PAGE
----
Hans Op de Beeck: Sea of Tranquillity
25 January 2011 - 2 April 2011
Argos, Brussels, BE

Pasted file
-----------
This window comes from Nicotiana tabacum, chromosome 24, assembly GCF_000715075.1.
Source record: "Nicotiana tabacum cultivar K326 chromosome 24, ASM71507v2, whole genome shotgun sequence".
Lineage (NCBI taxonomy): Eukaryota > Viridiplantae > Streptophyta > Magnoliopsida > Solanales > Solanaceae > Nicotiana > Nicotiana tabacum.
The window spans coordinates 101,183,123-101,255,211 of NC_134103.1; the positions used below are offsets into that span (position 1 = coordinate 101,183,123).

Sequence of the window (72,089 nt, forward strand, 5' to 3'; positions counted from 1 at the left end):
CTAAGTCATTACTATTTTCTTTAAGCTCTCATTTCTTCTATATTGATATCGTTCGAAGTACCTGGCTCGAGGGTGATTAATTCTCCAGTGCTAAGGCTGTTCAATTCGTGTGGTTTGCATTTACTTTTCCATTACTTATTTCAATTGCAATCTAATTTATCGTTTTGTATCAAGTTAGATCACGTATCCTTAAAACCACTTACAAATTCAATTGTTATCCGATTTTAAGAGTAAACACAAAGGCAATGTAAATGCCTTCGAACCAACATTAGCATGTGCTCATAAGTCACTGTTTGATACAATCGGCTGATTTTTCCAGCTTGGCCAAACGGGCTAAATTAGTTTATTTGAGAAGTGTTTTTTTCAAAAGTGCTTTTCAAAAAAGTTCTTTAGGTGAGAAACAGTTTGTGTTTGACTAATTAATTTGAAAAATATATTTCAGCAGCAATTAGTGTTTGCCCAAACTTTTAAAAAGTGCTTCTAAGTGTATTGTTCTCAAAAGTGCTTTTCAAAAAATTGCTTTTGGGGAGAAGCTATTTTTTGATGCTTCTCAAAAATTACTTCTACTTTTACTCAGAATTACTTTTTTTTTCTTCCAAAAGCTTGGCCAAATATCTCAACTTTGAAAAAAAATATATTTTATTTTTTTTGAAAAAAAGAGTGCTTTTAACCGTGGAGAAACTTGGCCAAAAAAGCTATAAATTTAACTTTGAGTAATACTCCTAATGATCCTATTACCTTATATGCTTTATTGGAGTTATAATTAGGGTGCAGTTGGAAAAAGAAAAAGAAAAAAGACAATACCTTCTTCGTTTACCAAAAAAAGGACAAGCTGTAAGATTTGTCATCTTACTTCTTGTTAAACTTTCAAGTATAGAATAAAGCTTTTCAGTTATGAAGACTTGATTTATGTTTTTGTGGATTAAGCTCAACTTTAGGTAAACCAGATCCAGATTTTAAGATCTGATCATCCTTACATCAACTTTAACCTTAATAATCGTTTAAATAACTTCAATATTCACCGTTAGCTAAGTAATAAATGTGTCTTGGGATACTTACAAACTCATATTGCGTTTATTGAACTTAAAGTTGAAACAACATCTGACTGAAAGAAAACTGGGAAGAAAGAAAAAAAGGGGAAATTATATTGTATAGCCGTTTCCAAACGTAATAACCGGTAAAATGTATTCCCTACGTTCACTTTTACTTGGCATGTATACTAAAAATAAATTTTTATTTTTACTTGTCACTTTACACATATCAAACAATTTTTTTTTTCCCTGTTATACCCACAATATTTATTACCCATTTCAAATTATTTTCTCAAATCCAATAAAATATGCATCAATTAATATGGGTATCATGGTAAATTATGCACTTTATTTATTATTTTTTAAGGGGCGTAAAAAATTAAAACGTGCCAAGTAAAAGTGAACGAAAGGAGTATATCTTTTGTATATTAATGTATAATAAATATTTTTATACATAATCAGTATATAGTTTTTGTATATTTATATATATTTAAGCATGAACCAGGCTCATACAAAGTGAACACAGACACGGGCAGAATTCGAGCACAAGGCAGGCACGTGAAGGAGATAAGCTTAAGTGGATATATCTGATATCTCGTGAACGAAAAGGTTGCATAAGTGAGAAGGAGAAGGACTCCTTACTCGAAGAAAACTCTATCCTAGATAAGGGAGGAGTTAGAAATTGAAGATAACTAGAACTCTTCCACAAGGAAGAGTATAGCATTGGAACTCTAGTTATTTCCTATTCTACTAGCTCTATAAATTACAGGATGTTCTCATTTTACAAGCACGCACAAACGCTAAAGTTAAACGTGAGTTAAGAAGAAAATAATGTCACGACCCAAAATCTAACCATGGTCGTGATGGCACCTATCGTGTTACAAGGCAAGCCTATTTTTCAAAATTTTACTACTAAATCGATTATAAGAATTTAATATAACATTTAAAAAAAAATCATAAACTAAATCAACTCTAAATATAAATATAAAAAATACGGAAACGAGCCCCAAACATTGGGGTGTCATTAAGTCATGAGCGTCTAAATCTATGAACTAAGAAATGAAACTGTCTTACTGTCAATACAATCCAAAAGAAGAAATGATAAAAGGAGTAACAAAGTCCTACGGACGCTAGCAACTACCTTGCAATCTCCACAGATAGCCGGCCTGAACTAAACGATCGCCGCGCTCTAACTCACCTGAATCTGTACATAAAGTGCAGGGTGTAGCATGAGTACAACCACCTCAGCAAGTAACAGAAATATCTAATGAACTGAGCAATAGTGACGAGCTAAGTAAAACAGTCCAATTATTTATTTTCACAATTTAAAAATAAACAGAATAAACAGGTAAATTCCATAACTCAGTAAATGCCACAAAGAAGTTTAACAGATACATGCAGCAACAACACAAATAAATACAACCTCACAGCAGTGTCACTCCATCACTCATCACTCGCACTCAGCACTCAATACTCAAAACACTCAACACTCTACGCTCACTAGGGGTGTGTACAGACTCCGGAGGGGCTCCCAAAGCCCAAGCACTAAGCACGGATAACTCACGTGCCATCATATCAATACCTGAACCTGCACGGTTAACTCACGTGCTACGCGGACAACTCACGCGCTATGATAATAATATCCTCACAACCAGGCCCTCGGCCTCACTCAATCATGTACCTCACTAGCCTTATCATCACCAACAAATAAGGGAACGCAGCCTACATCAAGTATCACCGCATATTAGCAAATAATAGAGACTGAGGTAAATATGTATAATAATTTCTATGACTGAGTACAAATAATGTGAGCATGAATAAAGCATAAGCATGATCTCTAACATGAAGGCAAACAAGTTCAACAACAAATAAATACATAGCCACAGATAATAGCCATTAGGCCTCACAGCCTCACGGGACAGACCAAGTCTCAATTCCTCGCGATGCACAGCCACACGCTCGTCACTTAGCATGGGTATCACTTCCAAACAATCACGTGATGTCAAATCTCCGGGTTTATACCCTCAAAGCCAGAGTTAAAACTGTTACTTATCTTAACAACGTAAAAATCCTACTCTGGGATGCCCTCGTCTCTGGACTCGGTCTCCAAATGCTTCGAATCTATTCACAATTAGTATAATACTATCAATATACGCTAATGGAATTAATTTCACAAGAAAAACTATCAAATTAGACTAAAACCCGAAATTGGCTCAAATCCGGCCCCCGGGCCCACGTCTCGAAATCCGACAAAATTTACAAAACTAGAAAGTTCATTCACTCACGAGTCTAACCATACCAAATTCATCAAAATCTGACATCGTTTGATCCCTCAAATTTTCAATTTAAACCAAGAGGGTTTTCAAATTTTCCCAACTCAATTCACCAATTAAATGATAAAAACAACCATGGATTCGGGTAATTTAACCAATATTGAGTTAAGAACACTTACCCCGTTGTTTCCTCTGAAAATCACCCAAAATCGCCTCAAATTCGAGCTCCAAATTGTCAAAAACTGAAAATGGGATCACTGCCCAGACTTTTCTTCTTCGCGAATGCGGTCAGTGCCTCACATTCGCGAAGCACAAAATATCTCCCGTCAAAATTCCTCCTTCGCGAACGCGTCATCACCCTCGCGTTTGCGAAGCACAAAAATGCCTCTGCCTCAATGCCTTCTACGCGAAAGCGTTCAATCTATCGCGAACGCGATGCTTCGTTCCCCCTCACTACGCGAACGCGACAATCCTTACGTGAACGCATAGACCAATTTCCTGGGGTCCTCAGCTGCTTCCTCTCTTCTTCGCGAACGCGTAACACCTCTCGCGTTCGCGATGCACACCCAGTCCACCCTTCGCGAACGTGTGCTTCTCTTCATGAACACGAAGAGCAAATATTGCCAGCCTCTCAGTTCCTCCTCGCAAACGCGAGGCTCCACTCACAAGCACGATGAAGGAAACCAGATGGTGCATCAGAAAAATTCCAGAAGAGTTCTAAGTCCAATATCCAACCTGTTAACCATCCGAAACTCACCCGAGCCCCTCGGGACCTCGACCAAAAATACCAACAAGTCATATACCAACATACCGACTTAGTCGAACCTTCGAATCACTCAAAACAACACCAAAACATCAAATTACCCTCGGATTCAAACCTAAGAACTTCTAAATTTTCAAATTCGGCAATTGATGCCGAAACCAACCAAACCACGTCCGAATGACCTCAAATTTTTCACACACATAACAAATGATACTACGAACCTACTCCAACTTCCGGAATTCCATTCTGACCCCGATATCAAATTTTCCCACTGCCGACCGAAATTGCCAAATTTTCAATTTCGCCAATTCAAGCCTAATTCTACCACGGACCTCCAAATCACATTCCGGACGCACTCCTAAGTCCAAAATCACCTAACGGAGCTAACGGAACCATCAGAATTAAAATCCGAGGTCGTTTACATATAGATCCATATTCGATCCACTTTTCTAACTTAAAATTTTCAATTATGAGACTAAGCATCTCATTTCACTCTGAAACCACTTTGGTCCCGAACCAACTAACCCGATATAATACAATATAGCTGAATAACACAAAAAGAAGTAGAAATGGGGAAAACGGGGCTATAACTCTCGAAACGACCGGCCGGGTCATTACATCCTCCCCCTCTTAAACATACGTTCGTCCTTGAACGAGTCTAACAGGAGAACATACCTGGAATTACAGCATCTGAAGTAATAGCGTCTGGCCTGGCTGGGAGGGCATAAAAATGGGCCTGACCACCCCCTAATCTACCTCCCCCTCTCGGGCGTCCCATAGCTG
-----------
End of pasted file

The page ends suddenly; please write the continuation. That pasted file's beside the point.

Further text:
The work of Hans Op de Beeck (1969) includes sculptures, installations, videos, animated films, photography, drawings, paintings, music, sound and words. His work is a reflection on the human condition; our difficult relationship with time, space and each other in a contemporary environment. The result is undeniably fictional, constructed and staged: it is up to the viewer to accept the image as a sort of parallel reality, or to put it into perspective as no more than a visual construction. During a short residence at Saint-Nazaire in France in 2008, the artist became intrigued by the remarkable Second World War story and post-war reconstruction of this harbour town, whose shipyards produce the world’s largest cruise liners. It seemed to Op de Beeck that the Queen Mary 2, then just completed, was, like the Burj Khalifa in Dubai (the highest building in the world), a suitable metaphor for our belief in spurious values and in such concepts as work, leisure time and luxury consumerism. We nowadays use such categories as ‘the highest’, ‘the first’ and ‘the biggest’, but what do these terms say about the actual quality of things? The exhibition is conceived as an all-embracing installation; an evocation of a small, historical-looking museum which we seem to be entering after closing time and which appears to be devoted to a (fictional) mythical cruise liner, the Sea of Tranquillity. The spatial installation does not provide any explanation in words, only images: a sizeable scale model of the ship, sculptures of the captain and a maid, large display cases, an evocation of a sleeping container site at night and a series of black and white watercolours. The main focus is a medium-length film, a combination of acting and digitally generated 3D environments in which the viewer makes a night-time visit to the mysterious ship.